hardware. The music and movie industries have taken the stance of
suing everyone and everything they can. Software developers (such as
game makers and Microsoft) try to add more complex copy protection and
varieties of product registration. Oddly enough Apple is quite
different by selling software without protection as well as building
hardware that takes years of expertise to design. Because of this, I
see many different avenues for startups to apply these tactics to
their own brand (slighted to B2B software startups, but they should
apply across the board).

1. “Hard to copy”: Pirates had an immensely difficult time replicating
the latest iPod Shuffle because “[the] basic components, like
resistors and capacitors, are too tiny to even identify.” [1] As a
startup, if you’re building software to run locally on a computer
their is little one can do to protect your software. The solution
(and buzz word) is cloud computing. Amazon, Microsoft, Google all
have their own cloud resources for people to use. Running your
startup on the cloud or integrating a critical component with cloud
resources is immensely beneficial. People can’t pirate something they
can’t install (most of the time).

2. “Be Open”: Apple touched on these ideas with no protection on their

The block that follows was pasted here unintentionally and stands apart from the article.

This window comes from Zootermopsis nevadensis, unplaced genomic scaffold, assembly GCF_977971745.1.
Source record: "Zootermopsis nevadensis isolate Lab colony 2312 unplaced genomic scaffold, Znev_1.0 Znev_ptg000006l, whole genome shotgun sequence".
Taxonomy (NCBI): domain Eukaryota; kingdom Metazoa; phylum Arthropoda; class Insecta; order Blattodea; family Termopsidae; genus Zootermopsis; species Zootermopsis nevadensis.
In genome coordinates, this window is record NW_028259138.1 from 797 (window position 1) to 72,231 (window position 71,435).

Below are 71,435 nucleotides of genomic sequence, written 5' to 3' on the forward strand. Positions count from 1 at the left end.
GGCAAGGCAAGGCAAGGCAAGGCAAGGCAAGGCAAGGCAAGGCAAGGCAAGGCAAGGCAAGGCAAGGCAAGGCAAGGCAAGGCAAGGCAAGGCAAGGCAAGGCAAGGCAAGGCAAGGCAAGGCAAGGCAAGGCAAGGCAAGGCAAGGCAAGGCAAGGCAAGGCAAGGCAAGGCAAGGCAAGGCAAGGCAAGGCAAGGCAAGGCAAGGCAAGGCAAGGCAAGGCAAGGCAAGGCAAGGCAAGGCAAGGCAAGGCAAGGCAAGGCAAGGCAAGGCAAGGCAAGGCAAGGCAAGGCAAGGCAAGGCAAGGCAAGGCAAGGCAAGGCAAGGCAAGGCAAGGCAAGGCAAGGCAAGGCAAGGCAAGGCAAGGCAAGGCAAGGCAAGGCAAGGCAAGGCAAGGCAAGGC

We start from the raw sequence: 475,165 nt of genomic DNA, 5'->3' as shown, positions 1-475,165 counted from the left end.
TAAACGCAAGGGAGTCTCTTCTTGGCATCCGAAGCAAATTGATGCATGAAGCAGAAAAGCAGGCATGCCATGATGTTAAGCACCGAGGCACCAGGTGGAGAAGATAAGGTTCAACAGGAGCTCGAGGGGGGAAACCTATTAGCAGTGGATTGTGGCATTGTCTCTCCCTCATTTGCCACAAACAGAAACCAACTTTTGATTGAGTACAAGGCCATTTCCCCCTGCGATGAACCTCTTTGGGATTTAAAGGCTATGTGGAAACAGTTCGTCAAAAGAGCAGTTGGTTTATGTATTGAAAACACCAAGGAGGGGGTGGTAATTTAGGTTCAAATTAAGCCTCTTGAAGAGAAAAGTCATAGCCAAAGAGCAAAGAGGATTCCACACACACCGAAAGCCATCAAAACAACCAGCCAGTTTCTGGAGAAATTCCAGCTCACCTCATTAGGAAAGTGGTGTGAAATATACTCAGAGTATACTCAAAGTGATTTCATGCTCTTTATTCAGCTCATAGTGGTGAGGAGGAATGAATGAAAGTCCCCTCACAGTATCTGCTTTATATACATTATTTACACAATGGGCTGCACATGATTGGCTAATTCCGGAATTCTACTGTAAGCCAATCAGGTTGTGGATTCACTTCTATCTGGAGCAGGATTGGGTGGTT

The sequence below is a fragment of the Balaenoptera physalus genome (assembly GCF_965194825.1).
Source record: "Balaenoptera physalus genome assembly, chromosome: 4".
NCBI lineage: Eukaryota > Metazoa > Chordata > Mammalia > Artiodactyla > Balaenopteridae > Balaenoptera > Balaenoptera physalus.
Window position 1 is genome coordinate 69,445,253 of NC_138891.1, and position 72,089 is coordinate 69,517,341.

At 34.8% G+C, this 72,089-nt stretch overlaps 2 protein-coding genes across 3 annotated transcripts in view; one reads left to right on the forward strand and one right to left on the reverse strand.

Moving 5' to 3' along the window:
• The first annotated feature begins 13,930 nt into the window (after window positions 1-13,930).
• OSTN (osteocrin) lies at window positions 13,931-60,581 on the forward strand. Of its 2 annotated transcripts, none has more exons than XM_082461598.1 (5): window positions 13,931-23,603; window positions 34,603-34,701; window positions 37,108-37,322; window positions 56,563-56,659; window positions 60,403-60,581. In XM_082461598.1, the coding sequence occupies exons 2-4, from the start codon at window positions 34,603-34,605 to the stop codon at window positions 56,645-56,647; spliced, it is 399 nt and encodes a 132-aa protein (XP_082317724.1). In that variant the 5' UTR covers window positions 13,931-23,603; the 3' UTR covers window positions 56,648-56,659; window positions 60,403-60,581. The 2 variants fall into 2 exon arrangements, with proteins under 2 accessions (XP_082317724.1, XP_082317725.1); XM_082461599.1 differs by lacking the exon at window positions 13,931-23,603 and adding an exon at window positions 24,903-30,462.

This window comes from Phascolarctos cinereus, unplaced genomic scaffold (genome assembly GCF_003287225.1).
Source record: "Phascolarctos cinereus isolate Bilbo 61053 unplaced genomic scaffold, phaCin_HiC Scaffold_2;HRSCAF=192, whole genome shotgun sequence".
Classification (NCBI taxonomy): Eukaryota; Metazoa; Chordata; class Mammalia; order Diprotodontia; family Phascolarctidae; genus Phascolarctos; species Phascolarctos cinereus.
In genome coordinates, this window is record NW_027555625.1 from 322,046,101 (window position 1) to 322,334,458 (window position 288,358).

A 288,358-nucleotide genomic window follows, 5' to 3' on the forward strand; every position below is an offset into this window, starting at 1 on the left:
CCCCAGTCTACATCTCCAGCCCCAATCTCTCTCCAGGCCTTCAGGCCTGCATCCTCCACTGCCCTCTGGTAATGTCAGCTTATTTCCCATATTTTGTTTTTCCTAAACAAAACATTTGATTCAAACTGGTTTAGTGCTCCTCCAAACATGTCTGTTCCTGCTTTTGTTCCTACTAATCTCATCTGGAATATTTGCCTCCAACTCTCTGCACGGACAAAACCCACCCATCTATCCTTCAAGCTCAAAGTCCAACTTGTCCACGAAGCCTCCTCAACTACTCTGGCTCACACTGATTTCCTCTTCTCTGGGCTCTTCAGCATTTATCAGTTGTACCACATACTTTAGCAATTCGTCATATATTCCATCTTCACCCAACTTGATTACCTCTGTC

OS X packages and much of their consumer software. I would venture a
guess that they are hoping people will pirate it so people are more
inclined to purchase higher end Macs. They opened up their software
so it can become viral and ubiquitous. Startups should take the same
route. Twitter is famous for providing an open API and toolset for
developers and look where they’ve gone. Now everyone on different
platforms, devices, etc. are all using Twitter. Startups should try
to build there idea as open as possible. B2B startups should
definitely take this route as products like, SAP, and
Quickbooks can always bring in feeds of data that can be of use to
them. If you allow companies to utilize the data in a way you never
thought possible, then you will have created a long-term customer (and
beta tester for new features).

3. “Customer Service”: In a B2B startups, your customers are directly
paying you for the service you provide. It is easy to see the
connection between exceptional customer service, support, and
assistance and how likely these customers will stay with your product.
(Especially in a startup) if a customer requests a feature, small
change, etc. we need to give it to them. If the feature pertains to
the industry you’re marketing then it will be immensely useful to more
of your customers that haven’t thought of it yet. For example,
building small features (possibly for a fee) for some customer and
providing them to other customers down the line. Your startup looks
like it is in tune with their customer industry and fast-paced;
whereas, you literally learned of the idea from your users. Also,
most companies fail miserably at customer service. If you can provide
an easy way to talk to a person, you’d be surprised how customers

The basic principles that Apple uses to compete with piracy, startups
should use as a template to attract more customers and keep their
competition at bay!

OrangeQC Office Space